BrazilAt least three cars, including a police vehicle, were set ablaze in the Rio de Janeiro favela of Complexo do Alemão on April 29 after the fatal shooting of an elderly woman—the latest in a series of such outbreaks as Brazilian authorities attempt to clean up Rio's slums before the World Cup games open next month. Arlinda Bezerra de Assis, 72, died after being shot in the stomach during a gun battle between police and presumed gang members. In another incident on April 23, the favela violence actually spilled into Rio's posh beachfront tourist districts—an unprecedented occurrence that doubtless struck fear deep into the hearts of the city fathers. The protests broke out in the Pavao-Pavaozinho favela, perched on the hills overlooking the famed Copacabana district. The riots were sparked after word spread that the body of Douglas Rafael da Silva Pereira, 25, a popular dancer on Brazil's Globo TV network, had been discovered in the favela—apparently killed as "collateral damage" in another one of the frequent police shoot-outs with drug gangs. Residents swept down into  Copacabana, setting fires and hurling bottles at police, vehicles and businesses. The violence also spilled over into nearby Ipanema, another posh tourist district. The young dancer's funeral two days later also exploded into a riot, as mourners blocked traffic after leaving the Sao Joao Batista cemetery, chanting  "Justice! Justice! Police murderers!" Police used tear-gas to clear the intersection. The Military Police "pacification" campaign aimed at getting the favelas under control ahead of the World Cup and  2016 Summer Olympics looks like it may be backfiring horribly. (World Bulletin, April 29; AFP, April 25; Daily Mail, VOA, April 23)

Brazil: riot rocks Rio favela

Posted on April 21st, 2014 by Global Ganja Report and tagged , , .

BrazilMilitary Police occupied the favela, or shantytown, of Caramujo, in the city of Niteroi outside Río de Janeiro, following riots sparked by the death of two local youths in incidents with the security forces April 19. One of the victims, Anderson Luiz Santos da Silva, 21, was outside a church with his family on Good Friday when he was hit by a stray bullet—apparently from a shoot-out between police and local drug dealers. His nine-year-old brother was also wounded in the incident. "The young man died trying to protect his mother and sister," said Niteroi's Catholic Church in a statement. The second victim, Emanoel Gomes, 17, was killed when a police  armored vehicle crashed his motorbike. Residents set fire to vehicles and battled police, calling for justice. Amnesty International says some 2,000 people die every year in Brazil in careless and violent police actions. The favelas have been targeted for aggressive police action ahead of the World Cup, which Brazil is to host in June. Rio de Janeiro is also slated to host the 2016 Olympics. (Notimérica, April 20; BBC News, April 19)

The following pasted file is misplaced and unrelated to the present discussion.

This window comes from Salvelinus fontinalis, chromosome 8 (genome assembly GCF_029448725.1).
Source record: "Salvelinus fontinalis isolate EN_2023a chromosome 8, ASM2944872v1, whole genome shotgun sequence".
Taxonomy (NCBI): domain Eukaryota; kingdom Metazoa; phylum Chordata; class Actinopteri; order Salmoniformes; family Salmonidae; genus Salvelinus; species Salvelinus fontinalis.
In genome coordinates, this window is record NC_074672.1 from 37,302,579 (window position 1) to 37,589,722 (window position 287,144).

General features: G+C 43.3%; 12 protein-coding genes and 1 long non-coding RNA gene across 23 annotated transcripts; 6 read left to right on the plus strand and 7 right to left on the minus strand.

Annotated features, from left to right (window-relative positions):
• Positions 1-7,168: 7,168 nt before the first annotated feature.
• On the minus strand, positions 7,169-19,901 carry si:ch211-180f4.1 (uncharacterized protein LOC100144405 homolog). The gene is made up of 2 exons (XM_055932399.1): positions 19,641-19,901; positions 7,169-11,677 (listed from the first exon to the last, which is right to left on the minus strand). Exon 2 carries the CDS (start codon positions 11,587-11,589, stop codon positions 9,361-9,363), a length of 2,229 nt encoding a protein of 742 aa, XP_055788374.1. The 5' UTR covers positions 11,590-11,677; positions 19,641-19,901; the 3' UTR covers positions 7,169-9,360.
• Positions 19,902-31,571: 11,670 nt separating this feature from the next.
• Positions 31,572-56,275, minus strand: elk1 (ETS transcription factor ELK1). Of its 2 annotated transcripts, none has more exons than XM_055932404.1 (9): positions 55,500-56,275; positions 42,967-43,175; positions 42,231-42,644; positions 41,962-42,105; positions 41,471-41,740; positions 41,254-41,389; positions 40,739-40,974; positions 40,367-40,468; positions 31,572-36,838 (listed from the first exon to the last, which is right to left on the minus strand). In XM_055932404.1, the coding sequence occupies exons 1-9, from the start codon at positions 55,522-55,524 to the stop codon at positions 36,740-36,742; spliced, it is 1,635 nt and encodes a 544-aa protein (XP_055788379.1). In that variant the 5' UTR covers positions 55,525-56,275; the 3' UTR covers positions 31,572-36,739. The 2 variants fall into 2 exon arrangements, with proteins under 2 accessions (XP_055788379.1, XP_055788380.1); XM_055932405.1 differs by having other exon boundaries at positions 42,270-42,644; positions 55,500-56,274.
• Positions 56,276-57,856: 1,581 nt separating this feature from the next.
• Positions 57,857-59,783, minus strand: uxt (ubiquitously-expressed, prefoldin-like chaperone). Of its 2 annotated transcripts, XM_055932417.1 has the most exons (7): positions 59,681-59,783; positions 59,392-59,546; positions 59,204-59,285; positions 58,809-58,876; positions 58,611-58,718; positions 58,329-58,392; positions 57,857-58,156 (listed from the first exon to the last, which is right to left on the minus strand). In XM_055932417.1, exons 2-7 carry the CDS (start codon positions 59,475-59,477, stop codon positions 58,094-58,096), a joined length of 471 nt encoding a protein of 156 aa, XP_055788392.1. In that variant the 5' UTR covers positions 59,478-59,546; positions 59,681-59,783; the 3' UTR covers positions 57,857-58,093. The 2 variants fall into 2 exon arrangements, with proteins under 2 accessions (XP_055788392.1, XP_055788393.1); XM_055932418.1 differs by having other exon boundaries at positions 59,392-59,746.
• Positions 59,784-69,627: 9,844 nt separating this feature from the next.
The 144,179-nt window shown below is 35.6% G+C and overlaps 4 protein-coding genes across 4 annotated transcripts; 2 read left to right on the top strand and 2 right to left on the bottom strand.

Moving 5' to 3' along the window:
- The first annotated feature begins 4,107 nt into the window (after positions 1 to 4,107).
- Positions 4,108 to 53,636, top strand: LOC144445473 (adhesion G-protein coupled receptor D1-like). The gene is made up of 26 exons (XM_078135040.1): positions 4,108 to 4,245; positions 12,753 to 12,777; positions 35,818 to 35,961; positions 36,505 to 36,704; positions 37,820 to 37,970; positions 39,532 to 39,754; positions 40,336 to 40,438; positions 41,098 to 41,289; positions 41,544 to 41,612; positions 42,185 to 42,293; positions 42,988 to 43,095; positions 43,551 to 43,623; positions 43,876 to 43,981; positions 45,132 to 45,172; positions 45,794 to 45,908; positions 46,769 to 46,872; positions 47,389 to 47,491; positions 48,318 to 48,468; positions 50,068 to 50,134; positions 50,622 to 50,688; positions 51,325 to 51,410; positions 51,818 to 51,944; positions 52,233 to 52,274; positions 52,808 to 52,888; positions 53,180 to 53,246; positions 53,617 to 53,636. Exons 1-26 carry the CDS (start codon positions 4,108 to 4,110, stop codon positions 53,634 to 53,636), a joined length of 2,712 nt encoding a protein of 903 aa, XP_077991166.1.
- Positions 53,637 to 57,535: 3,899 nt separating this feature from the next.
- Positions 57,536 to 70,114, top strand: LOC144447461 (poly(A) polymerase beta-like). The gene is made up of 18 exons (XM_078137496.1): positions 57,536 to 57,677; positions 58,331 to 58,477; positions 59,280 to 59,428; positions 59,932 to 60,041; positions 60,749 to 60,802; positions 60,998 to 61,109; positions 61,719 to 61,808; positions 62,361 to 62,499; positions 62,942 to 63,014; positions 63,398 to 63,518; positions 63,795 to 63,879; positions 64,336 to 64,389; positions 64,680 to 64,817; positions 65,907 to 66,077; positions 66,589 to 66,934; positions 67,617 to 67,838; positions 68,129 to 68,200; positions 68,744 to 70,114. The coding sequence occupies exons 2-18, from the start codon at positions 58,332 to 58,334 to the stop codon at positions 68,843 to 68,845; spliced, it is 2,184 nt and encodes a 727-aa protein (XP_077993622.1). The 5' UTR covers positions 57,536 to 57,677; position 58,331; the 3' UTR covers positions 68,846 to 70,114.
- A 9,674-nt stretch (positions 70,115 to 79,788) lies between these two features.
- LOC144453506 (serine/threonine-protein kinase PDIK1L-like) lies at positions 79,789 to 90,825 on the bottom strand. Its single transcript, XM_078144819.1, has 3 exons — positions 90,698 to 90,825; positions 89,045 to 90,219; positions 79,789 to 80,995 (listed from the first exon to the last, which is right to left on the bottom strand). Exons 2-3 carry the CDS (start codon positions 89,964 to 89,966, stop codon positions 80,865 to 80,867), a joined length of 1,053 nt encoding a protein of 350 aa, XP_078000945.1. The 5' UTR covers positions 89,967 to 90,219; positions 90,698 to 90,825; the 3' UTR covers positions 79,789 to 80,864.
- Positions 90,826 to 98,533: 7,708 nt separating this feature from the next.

Rio de Janeiro: military operation against favelas

Posted on April 4th, 2014 by Global Ganja Report and tagged , , , .

Southern ConeBrazilian Military Police backed by Marine troops occupied the massive Maré favela next to Rio de Janeiro's Galeao international airport on March 31, allegedly without firing a shot. The aim was to secure one of the city's most violent districts, long under control of drug gangs, ahead of the World Cup, to be held in Brazil in June. Shock troops of the elite Special Police Operations Battalion (BOPE) and Marines in armored vehicles and helicopters secured the Maré area, where 130,000 people live in poverty on the north side of Rio. Police said they seized guns and 450 kilos of marijuana, and arrested two suspected dealers. But residents said most gang leaders slipped out the favela ahead of the occupation. The operation had been expected; in preceding days Police Pacification Units (UPPs) were installed in 174 of Rio's favelas— home to around 600,000 people. (InSerbia, April 1; MercoPress, March 31)

Brazil: prison violence spills into streets of Maranhão —again

Posted on January 9th, 2014 by Global Ganja Report and tagged , , .

Southern ConeThe ongoing prison crisis in Brazil's impoverished northeastern state of Maranhão again made brief headlines this month after newspaper Folha de Sao Paulo released a gruesome video of gang warfare victims inside the violence-plagued and dangerously overcrowded Pedrinhas facility. The video was recorded on Dec. 17, the newspaper reported, describing how "other prisoners pose with the bodies, showing them off like trophies." The footage was turned over to the paper by a prison workers' union to raise awareness of the depth of the crisis. But Maranhão residents had sure been aware of it. There were more than 60 deaths at the facility last year—a higher murder rate than the outside world. Gang control of the prison was so complete that there were reports of inmates' wives being raped in conjugal visits. This finally prompted federal authorities to launch a crackdown over the new year. Military police took over the facility, and found 300 improvised weapons, as well as cell phones by which ranking inmates presumably controlled their outside drug networks. In response to the crackdown, gang leaders called for their supporters on the outside to launch an uprising. That's when the trouble really began...